oh Emergency Department Medical Officer!

Many non-ED MOs somehow complain that ED MOs not doing their jobs. Especially dealing unstable patients. Let me clarify:

1. If a patient came in BID or clinically and hemodynamically unstable, it’s the job of ED MOs to stabilize the patient, given that it’s medical cause. If it’s surgical, obstetric, orthopedic causes etc etc we call our respective colleagues to come help out. We can’t do cesars or laparotomy in ED. Sometimes we call up our Anesthesia colleagues to help out with difficult and failed intubation. A lot of times ED MOs were questioned/queried/bambooed/scolded/blasted why they did not call the primary teams FAST ENOUGH, although we can stabilize patients on our own.
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Why being a clinical specialist is financially unwise?

This article is not by any means to offend any specialists. I have deep respect for them. They went through rigorous training to get them to where they are right now. They are doctors who excel in their fields of specialization. Creme de la creme, best of the best.

But my question is – is it financially wise to become a clinical specialist?

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Weekend snippets – midlife crisis?

It’s been long since I updated this blog – I was busy working to replace people on holiday; there was christmas and new year, and then there was post christmas and new year holidays some people are taking. Then come along Chinese new year where I worked like crazy for 3 weeks and got a leptospirosis scare and get MC for 3 days.

Adventurous two months. A lot of hours are spent working and working. Got me thinking. Is this what I really want in life? Well, that’s quite a midlife crisis. It’s very true for some KKM doctors though – when we are overworked and underappreciated, we will rethink our life’s game plan. Even when we are just in our late 20s. Continue reading

Snippets – clarity clearance

At this time of the year my feet are getting itchy again, perhaps for some more traveling and backpacking… I always get jealous when my friends are traveling, but I am pretty competitive. I would travel (to same place or different place) with more show offs!

I have been traveling since childhood, but my traveling pace grew exponentially when I was in medschool. Since the medschool days, I have been traveling independently with very limited budget, limited halal food choices, limited experience and God knows the language barrier I always ran into. But I have always loved it. The best thing about traveling for me are: Continue reading

When becoming MO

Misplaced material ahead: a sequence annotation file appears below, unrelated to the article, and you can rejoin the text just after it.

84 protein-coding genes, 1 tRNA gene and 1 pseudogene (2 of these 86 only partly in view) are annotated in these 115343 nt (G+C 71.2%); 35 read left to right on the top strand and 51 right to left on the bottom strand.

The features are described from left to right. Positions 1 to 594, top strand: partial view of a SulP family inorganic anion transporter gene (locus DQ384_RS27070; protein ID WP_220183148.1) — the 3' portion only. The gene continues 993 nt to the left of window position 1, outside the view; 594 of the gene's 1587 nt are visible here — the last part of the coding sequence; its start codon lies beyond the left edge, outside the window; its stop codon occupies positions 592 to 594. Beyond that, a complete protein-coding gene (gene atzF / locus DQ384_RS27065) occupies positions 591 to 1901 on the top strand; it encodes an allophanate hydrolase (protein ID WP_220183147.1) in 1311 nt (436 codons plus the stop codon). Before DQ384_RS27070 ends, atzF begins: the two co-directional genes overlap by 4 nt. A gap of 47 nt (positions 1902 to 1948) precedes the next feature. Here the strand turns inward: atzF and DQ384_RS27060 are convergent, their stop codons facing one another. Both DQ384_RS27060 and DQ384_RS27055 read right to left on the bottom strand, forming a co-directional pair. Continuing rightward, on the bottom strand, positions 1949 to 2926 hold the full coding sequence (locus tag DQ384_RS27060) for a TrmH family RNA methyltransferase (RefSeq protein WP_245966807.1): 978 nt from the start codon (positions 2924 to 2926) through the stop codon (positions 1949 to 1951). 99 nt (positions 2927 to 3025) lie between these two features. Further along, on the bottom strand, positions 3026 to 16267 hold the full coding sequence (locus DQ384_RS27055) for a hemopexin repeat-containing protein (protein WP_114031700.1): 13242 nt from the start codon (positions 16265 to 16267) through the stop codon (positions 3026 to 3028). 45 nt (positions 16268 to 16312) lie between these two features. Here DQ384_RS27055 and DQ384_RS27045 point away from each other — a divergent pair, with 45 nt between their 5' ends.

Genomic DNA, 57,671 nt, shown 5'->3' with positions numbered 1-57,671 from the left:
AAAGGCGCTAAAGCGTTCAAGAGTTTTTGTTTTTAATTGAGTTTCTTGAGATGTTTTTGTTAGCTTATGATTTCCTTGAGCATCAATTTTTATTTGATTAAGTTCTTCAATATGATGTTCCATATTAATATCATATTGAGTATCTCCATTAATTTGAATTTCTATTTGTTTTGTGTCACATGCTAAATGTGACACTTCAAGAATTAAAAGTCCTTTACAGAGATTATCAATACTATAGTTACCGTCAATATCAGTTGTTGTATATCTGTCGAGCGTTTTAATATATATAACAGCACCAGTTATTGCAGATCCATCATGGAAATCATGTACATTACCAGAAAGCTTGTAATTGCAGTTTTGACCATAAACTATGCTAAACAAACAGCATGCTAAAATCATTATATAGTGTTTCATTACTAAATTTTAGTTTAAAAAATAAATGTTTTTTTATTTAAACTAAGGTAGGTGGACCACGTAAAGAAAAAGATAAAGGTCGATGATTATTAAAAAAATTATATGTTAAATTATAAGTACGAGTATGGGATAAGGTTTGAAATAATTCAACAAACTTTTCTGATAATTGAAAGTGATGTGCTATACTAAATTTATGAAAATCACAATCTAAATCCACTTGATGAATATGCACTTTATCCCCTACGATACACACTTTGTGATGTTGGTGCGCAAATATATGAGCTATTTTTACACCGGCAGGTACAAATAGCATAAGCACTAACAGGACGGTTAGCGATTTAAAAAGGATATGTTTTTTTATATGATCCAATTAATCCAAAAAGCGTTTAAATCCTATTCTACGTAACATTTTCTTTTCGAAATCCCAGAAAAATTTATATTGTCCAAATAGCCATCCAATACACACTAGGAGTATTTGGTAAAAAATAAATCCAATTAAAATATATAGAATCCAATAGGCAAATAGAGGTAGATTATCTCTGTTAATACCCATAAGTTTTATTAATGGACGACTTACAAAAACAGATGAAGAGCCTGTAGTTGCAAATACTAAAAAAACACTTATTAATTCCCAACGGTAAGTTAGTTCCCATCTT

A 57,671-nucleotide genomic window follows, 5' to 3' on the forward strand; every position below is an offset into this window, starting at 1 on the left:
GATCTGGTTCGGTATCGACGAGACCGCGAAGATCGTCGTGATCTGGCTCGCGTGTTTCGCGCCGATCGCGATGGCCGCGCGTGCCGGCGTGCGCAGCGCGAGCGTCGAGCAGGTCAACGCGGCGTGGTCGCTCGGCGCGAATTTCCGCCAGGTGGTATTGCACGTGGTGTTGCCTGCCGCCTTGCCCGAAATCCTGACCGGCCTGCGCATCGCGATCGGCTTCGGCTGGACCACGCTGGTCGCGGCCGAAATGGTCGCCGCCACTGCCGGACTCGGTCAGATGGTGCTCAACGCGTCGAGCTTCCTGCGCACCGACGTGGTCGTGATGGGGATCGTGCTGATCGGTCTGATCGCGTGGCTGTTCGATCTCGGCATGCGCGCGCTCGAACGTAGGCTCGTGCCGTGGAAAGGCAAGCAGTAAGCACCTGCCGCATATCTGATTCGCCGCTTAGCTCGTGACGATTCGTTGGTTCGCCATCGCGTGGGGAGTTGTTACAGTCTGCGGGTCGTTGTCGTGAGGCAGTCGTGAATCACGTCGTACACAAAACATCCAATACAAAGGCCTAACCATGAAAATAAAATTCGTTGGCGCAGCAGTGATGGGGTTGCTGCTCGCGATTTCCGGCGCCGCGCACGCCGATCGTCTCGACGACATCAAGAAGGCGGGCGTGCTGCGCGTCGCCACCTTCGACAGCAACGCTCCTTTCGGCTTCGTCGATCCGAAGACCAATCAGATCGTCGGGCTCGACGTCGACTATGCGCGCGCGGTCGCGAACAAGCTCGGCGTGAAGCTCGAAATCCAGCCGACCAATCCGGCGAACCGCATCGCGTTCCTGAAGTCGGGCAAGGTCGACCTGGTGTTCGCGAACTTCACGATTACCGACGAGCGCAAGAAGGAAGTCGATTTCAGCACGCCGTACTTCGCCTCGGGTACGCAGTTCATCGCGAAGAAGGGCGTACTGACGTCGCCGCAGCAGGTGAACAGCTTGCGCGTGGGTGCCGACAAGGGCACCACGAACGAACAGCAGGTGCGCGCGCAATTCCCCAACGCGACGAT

Emergency retrieval unit

– Responsibilities increase, a medical officer has to oversee all patients, knowing cases from A-Z. Something gets wrong, the MO will be bambooed, not the houseman. People will look to MOs for leadership.

– A Medical officer has to buck up and upgrade his/her knowledge as well as knowing ward management skills, or in my case emergency department management skills. He or she can no more work like medical students or houseman. Instead, they need to supervise and teach the houseman, so that they won’t kill or do harm to any of the patients under their care. Continue reading

Goodbye Emergency Department

Emergency department is the most enjoyable department I went through among all the six postings as a houseman. Initially I wanted to do anaesthesia as my six posting, but it was full, so they sent us to do Emergency Department instead. When I first started at emergency department I was so depressed. I did not like the shifts, my sleep pattern became haywire, one shift can be so busy as if you’re doing a 24-hour shift. Even before I started I already kinda hate emergency department because they keep sending and referring patients over and over again.

Resus or red zone where all the actions are happening and the real business of emergency medicine is here…

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To MO-ship

Alhamdulillah I just finished my final assessment in A&E department yesterday. I have learnt a lot more than when I first started in this good department and when I first started my humble housemanship.

To be honest, I enjoy doing housemanship in the hospital I am working in. I like the patient demographics, from the very poor and homeless to the very royal and rich. I like to sympathize to their bad and dark history, although at times I judge them. I like their spectrum of illnesses for me to examine and analyze. I like the procedures they let me do here. I like that it’s busy around here, but at times I curse it. I also like the dynamic relationships of the specialists and medical officers of various specialties. Continue reading